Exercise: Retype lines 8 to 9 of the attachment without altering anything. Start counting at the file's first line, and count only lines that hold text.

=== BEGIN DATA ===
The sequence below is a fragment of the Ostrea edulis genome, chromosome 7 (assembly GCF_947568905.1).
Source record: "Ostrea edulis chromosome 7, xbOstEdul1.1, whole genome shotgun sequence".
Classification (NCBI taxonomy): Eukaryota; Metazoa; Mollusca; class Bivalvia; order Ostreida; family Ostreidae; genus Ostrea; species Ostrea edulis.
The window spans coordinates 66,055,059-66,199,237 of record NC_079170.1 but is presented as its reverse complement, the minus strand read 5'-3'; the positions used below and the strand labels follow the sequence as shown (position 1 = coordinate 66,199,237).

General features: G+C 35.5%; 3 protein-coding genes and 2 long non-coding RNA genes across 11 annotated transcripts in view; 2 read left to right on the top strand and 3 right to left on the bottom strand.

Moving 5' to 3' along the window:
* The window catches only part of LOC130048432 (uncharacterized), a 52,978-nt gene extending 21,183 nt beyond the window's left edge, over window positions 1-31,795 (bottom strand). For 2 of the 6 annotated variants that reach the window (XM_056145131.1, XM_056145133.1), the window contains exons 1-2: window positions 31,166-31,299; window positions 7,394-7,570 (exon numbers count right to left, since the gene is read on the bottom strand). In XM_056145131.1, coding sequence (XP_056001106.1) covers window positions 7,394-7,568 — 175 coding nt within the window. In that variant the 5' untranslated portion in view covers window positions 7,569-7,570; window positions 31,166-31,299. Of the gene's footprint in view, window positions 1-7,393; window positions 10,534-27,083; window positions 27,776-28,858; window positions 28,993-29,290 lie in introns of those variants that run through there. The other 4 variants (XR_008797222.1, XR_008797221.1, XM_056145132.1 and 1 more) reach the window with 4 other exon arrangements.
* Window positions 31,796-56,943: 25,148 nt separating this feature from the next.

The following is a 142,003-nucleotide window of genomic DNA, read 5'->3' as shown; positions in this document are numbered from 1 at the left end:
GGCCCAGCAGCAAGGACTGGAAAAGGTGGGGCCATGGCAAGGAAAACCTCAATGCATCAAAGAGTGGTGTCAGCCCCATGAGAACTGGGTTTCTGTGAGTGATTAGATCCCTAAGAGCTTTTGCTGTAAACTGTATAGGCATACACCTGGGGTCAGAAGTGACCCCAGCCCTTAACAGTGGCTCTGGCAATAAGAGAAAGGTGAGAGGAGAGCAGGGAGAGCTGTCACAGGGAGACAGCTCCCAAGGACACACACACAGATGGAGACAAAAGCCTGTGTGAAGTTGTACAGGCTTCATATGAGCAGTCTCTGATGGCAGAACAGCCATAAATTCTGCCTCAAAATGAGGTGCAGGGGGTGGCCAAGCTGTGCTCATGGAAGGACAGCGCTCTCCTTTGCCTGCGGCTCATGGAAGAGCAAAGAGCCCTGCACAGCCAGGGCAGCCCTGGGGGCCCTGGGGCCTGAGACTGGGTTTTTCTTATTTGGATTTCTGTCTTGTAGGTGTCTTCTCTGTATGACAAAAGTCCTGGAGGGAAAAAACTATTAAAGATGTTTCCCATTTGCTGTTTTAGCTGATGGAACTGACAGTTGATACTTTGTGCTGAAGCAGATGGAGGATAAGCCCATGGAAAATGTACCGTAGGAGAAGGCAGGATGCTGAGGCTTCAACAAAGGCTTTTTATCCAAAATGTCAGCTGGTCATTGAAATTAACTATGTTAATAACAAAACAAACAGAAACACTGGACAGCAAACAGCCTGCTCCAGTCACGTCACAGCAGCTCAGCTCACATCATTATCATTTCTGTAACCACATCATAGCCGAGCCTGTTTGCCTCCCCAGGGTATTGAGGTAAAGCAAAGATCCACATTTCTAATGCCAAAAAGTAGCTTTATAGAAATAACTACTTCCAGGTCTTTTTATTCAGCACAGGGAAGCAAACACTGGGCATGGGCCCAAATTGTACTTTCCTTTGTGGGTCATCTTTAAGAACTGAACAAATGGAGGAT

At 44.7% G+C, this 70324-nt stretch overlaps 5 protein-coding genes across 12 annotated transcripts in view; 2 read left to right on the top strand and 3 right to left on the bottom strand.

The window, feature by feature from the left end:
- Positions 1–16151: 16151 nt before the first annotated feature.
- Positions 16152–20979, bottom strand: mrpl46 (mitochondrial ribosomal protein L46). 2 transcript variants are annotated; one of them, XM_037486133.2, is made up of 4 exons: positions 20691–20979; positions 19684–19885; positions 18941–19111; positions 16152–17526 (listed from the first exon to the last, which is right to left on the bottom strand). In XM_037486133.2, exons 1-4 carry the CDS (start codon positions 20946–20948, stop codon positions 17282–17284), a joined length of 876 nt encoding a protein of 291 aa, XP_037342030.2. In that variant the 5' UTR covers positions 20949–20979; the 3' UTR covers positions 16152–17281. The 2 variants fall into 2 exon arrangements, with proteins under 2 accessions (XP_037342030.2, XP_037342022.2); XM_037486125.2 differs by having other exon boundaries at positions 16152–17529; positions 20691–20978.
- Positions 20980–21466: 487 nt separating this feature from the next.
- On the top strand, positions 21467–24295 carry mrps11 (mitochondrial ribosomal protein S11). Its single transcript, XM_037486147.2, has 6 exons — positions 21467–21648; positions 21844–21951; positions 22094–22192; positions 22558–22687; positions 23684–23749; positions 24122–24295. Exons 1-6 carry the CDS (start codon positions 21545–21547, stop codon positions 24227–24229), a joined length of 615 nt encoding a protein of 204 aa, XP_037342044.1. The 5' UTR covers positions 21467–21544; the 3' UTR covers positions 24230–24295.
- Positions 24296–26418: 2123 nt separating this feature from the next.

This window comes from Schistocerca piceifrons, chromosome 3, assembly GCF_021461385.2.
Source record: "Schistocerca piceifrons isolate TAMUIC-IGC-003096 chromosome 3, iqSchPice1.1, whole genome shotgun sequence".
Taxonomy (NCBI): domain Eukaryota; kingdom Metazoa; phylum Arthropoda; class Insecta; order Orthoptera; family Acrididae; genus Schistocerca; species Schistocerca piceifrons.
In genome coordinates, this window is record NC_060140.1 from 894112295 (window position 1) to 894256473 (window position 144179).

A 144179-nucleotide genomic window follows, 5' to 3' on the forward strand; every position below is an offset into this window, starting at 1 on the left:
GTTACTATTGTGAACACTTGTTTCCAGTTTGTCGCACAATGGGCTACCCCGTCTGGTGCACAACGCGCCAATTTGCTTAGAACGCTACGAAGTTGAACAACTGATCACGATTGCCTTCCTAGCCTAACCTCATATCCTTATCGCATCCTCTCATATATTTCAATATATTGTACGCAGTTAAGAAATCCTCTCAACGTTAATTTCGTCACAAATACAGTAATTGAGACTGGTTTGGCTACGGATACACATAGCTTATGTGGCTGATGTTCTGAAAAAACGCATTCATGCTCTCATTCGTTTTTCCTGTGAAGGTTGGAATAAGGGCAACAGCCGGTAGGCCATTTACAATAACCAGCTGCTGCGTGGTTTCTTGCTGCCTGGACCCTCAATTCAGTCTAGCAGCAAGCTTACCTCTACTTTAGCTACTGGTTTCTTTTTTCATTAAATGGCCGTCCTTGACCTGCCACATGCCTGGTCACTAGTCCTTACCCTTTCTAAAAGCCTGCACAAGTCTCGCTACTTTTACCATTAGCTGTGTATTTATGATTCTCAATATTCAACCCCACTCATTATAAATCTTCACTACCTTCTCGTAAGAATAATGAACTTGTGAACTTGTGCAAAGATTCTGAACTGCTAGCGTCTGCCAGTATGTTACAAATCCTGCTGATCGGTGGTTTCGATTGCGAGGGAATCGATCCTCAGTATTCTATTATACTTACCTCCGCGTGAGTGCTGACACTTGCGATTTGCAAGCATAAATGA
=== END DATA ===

* Window positions 31,796-56,943: 25,148 nt separating this feature from the next.

The following is a 142,003-nucleotide window of genomic DNA, read 5'->3' as shown; positions in this document are numbered from 1 at the left end: